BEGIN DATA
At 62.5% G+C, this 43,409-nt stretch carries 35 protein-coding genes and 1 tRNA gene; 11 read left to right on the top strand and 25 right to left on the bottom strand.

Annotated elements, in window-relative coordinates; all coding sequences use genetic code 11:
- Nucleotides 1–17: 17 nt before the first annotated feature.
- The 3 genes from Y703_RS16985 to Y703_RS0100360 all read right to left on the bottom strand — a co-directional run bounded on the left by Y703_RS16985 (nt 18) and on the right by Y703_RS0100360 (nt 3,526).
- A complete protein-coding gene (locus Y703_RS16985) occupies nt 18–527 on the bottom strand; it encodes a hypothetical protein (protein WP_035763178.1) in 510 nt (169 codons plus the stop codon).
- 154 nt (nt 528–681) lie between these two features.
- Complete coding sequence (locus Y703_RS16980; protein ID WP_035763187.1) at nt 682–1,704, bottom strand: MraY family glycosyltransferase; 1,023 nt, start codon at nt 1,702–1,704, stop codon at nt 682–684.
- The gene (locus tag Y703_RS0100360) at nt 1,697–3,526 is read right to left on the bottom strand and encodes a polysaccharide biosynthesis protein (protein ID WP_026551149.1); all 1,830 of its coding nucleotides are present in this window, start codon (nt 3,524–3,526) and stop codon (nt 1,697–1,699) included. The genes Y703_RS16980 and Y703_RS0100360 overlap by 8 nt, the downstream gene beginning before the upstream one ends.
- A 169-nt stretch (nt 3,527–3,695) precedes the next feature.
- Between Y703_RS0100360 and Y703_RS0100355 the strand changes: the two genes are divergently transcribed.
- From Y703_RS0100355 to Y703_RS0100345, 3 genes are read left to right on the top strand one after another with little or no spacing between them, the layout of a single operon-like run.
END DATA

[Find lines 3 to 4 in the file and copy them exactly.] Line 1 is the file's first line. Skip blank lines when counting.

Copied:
- Nucleotides 1–17: 17 nt before the first annotated feature.
- The 3 genes from Y703_RS16985 to Y703_RS0100360 all read right to left on the bottom strand — a co-directional run bounded on the left by Y703_RS16985 (nt 18) and on the right by Y703_RS0100360 (nt 3,526).